Broward Health announced that an intruder had accessed its network through the office of a third-party medical provider.
This post originally appeared on Health IT News, January 4, 2022.
Florida-based Broward Health announced this weekend that a data incident in October had affected the personal information of more than 1.3 million patients and staff members.
According to a notice posted to the health system’s website, an intruder accessed its network through the office of a third-party medical service provider.
A report to the Maine Attorney General said that 1,357,879 people had been affected by the incident.
“No matter how robust your security stack is, your organization can still be vulnerable to intrusions stemming from compromised credentials – especially those that belong to third-party vendors and partners,” Steve Moore, chief security strategist at Exabeam, said in a statement to Healthcare IT News.
Why it matters
The details of the attack, including any suspected perpetrator identities, were not made public.
However, Broward did say that the intruders had access to its system from Oct. 15–19. Upon discovery, said the health system, it “promptly contained the incident, notified the FBI and the Department of Justice, required a password reset for all employees and engaged an independent cybersecurity firm to conduct an investigation.”
“Broward Health also engaged an experienced data review specialist to conduct an extensive analysis of the data to determine what was impacted, which determined some patient and employee personal information may have been impacted,” it continued.
According to Broward, the DOJ requested that it delay notifying the public of the incident to reduce potential compromise of the investigation.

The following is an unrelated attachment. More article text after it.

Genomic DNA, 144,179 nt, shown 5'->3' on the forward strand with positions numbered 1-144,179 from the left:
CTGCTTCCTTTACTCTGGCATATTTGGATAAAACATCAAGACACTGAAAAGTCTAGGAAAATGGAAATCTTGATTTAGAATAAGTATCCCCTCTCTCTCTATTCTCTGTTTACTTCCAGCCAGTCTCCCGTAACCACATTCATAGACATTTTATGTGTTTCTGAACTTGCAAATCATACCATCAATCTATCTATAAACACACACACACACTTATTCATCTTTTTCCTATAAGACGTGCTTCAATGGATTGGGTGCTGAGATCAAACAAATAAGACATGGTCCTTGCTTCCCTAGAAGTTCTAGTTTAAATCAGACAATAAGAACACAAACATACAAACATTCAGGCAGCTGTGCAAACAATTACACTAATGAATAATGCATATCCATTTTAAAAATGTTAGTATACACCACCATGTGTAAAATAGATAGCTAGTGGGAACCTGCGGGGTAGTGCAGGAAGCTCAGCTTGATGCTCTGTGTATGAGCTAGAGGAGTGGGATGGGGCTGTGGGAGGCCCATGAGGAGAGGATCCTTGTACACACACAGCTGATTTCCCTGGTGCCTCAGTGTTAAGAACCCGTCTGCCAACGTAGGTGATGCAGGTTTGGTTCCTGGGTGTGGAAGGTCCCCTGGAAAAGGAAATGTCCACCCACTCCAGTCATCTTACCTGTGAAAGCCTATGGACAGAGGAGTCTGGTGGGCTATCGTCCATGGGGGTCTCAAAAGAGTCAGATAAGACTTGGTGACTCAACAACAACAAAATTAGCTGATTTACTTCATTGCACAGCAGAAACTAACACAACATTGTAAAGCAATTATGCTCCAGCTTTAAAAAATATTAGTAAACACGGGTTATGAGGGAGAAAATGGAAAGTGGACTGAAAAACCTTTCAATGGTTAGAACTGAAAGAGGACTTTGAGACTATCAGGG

The attackers removed personal medical information from Broward’s systems, including:
- Date of birth.
- Phone number.
- Financial or bank account information.
- Social Security number.
- Insurance information and account number.
- Medical information, including history, condition, treatment and diagnosis.
- Medical record number.
- Driver’s license number.
- Email address.
“While Broward Health has no indication that your personal information has been used to commit fraud, we recommend that you consider steps to protect yourself from medical identity theft,” said the health system.
Broward Health said it is taking steps to prevent a similar incident from taking place in the future, including minimum-security requirements for devices not managed by Broward Health information technology with network access.
Experts reiterated the importance of safeguarding potential vulnerabilities in an organization’s cybersecurity landscape.
“Giving network access to third parties only increases risk,” said Moore. “As a result, even the best organizations must manage this problem perfectly to avoid adverse outcomes as well as ensure that partners are up to the same security standards, and perfect is difficult.”
“Proper training, feedback loops, visibility and effective technical capabilities are the keys to managing the risk of compromised insiders and external adversaries to protect important health information,” he said.
The larger trend
The incident is the latest in a long string of cyberattacks last year.
During the holiday season, multiple organizations reported incidents (although some had, like Broward’s, taken place in the months prior). Some CompuGroup Medical employees, for example, appeared to be spending the last few weeks of 2021 fighting to get systems back online fully.
On the record
“Organizations must take a data-centric approach to security in order to up-level overall risk posture,” said Adir Gruss, vice president of technical solutions at Laminar.
“The biggest challenge impeding data security teams today is that as more and more organizations move toward the cloud, they have lost track of where sensitive data resides. You simply cannot protect what you don’t know about,” Gruss said.
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